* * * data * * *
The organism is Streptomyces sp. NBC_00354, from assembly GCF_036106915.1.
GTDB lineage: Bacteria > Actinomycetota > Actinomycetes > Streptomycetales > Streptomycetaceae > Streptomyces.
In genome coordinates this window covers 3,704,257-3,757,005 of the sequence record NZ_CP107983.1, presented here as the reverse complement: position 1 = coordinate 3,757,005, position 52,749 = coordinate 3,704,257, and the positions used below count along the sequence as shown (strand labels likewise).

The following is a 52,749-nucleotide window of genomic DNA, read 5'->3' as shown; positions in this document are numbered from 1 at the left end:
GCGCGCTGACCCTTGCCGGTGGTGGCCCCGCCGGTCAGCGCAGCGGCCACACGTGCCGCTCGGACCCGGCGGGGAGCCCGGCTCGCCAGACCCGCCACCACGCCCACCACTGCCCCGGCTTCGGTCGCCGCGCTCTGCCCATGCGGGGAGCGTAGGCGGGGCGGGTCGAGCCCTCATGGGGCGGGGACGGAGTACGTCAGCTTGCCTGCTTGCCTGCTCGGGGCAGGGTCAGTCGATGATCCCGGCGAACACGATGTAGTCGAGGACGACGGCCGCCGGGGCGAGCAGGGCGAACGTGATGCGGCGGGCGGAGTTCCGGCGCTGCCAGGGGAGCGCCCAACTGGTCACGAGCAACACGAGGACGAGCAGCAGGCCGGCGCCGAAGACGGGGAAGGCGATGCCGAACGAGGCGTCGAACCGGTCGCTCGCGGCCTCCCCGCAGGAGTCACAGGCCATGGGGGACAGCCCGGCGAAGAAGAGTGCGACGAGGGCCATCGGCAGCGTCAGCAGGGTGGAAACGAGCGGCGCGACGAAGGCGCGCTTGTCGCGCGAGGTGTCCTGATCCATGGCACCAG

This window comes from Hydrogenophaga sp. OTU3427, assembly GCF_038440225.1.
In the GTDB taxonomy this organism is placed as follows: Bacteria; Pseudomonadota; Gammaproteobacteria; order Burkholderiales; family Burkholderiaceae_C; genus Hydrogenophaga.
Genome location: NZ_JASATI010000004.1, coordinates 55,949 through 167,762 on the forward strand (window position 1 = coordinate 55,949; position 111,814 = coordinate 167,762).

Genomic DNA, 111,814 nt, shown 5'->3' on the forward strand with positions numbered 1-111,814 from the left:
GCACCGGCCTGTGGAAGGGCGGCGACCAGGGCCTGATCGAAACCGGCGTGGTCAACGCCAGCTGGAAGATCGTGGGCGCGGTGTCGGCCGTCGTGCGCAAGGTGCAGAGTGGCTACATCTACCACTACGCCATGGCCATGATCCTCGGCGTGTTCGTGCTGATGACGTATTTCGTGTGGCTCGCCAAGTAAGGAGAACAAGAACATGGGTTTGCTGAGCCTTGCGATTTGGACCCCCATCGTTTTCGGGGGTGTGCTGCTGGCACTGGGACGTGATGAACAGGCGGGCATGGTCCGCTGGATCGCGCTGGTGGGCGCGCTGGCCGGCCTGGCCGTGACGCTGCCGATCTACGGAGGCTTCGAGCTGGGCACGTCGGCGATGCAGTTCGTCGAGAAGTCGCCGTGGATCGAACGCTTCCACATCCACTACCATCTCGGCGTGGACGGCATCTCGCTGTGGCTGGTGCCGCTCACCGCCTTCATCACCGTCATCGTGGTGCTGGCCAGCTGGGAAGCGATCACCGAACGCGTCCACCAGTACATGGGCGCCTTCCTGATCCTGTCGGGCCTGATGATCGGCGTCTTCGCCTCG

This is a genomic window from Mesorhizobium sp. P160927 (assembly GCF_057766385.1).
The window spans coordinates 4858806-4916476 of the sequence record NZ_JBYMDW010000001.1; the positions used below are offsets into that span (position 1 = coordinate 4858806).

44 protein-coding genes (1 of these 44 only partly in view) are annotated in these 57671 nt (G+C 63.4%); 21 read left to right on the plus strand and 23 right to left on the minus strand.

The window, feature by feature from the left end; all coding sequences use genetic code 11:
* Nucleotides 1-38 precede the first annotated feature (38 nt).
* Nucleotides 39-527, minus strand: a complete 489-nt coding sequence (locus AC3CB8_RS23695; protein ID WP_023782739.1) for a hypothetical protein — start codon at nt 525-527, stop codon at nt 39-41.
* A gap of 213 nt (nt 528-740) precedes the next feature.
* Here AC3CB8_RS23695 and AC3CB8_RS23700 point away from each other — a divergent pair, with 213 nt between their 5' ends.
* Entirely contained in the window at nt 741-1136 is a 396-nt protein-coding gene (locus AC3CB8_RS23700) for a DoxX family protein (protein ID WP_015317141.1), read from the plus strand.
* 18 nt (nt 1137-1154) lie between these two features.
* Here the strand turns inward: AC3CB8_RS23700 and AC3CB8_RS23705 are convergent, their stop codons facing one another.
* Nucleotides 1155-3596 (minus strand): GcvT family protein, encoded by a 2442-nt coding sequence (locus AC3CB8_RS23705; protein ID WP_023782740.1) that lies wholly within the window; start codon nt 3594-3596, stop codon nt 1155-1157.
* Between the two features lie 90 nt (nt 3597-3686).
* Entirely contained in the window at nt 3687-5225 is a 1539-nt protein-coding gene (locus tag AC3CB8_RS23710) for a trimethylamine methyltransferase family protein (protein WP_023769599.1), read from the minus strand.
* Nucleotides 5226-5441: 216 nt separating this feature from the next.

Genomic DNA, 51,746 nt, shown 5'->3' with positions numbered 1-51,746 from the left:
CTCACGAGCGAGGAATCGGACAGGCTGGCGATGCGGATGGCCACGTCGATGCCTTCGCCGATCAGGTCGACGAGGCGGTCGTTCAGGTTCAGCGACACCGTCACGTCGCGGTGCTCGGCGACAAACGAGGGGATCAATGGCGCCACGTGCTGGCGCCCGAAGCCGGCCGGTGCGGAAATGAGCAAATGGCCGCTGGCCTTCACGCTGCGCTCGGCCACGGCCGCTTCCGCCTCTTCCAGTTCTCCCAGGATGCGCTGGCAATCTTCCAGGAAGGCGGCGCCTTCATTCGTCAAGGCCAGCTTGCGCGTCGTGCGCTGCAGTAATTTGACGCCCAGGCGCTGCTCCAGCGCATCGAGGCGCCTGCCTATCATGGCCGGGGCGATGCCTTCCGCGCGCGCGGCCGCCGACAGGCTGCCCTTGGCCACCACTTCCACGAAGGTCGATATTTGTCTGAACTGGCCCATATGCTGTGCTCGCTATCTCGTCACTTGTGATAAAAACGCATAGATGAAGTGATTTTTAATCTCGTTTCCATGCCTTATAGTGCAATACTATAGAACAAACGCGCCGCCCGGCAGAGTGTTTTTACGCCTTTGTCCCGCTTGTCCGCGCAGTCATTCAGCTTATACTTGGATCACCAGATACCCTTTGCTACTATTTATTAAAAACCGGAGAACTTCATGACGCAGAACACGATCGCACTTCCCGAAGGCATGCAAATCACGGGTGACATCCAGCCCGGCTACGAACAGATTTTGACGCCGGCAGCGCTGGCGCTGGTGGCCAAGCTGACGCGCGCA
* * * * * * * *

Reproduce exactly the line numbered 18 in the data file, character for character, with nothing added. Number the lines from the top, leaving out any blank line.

* Here AC3CB8_RS23695 and AC3CB8_RS23700 point away from each other — a divergent pair, with 213 nt between their 5' ends.